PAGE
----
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Cocos: An Overview of the Anti-Convertible Bond

Eli Pars

Contingent convertible bonds, or cocos, have been getting more global press recently, including in this past Friday's Financial Times. As one of the world's oldest and largest managers of convertible strategies, we are asked about cocos frequently. In many ways, a coco is the mirror image of a convertible bond. Instead of the equity upside participation and potential downside protection that can make a convertible bond so attractive, cocos may have much higher potential downside.

A convertible bond is a corporate bond that allows the holder to convert into a fixed quantity of shares in that company's common stock. If things go well and the stock rises, the convertible bond holder participates in the rising stock price, capturing equity upside. If the stock falls, the convertible is still a bond and the holder receives a fixed coupon and par at maturity. Think of a convertible bond as a security that looks like a stock if things go well and like a bond if things go poorly.

Cocos are also hybrid securities, but the similarities to traditional convertibles pretty much end there. Banks issue cocos to meet regulators' requirements for capital reserves, and to provide a cushion should they find themselves in a serious predicament. Cocos typically pay higher coupons than a bank's straight bonds. However, if the bank gets in trouble (think 2008), these bonds turn into equities. Think of them as anti-convertibles. I also like the term "Bizarro" convertibles, to borrow from Superman comics and a Seinfeld episode. If things go well, you just get your fixed coupon and par back at maturity. But if things go poorly, you quite likely will get little to nothing in return. After all, if a bank is in bad enough shape that its cocos convert into equities, that bank stock you are getting may not be worth much. In many cases, it won't be worth anything at all. Cocos have become quite popular with banks in Europe; we believe they will probably end up being used in other markets as well.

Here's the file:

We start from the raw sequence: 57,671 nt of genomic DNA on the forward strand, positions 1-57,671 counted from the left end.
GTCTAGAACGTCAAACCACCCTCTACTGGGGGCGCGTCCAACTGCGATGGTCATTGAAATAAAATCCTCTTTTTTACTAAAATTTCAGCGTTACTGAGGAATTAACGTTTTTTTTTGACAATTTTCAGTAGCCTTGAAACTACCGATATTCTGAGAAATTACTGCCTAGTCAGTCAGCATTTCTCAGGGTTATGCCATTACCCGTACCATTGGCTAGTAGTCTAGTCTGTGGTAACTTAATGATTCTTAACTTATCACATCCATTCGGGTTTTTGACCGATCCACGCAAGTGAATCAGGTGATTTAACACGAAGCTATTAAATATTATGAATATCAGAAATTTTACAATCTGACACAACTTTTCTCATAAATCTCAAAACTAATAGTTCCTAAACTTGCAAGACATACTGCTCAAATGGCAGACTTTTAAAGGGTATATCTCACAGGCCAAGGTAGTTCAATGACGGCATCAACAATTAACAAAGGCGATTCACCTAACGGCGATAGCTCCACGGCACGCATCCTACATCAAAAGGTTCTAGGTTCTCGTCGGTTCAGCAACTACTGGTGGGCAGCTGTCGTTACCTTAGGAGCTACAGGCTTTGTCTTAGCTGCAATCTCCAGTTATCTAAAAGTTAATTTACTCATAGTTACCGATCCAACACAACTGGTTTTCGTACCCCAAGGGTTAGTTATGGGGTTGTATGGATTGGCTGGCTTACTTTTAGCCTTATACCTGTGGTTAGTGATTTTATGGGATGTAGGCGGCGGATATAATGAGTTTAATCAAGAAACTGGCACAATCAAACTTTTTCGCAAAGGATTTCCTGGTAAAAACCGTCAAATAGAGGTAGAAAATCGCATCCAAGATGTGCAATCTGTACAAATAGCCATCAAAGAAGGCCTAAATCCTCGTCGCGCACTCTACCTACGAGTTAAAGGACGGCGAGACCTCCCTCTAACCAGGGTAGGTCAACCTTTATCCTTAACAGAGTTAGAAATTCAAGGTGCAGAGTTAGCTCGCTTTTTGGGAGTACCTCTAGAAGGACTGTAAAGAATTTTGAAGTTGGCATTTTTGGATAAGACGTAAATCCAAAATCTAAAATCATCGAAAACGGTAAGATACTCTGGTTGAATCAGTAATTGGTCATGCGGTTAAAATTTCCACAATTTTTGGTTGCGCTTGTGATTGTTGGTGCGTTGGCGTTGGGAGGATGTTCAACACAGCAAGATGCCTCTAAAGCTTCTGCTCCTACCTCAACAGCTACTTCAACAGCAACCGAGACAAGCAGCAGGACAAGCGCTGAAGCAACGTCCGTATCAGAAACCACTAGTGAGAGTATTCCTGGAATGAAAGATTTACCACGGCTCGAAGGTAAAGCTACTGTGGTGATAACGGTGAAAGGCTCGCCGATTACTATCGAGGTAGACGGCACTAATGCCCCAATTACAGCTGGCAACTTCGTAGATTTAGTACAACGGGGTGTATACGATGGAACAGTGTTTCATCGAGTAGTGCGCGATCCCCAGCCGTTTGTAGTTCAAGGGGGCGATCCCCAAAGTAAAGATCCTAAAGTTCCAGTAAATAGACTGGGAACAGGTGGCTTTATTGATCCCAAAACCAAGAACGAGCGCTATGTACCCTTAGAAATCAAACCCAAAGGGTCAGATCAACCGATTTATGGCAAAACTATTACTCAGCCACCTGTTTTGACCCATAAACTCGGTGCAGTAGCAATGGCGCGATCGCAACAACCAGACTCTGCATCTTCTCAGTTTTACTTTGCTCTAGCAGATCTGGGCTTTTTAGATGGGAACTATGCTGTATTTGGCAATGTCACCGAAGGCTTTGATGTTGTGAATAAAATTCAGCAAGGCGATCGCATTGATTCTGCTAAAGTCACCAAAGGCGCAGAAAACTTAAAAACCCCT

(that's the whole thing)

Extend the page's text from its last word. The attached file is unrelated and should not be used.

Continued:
These securities are not your father's (okay, older brother's) cocos. Originally, "contingent convertible" described convertible bonds that were convertible into the equity only after the stock had risen to where the bond was well into the money. These contingent convertibles became popular in the U.S. around 2001 and had some accounting benefits for the bond issuers. The term wasn't applied to bank hybrids until several years later.

In our convertible portfolios, we're focused on upside equity participation with potential downside protection over full market cycles. Because the risk/reward profile of these bank cocos is the opposite of the risk/reward profile we look for in convertible bonds, we are quite willing to pass them by.

The opinions referenced are as of the date of publication and are subject to change due to changes in the market or economic conditions and may not necessarily come to pass. Information contained herein is for informational purposes only and should not be considered investment advice.

The information in this report should not be considered a recommendation to purchase or sell any particular security. Convertible securities entail credit risk and interest rate risk.

Convertibles that are in the money have a stock price above the exercise price.

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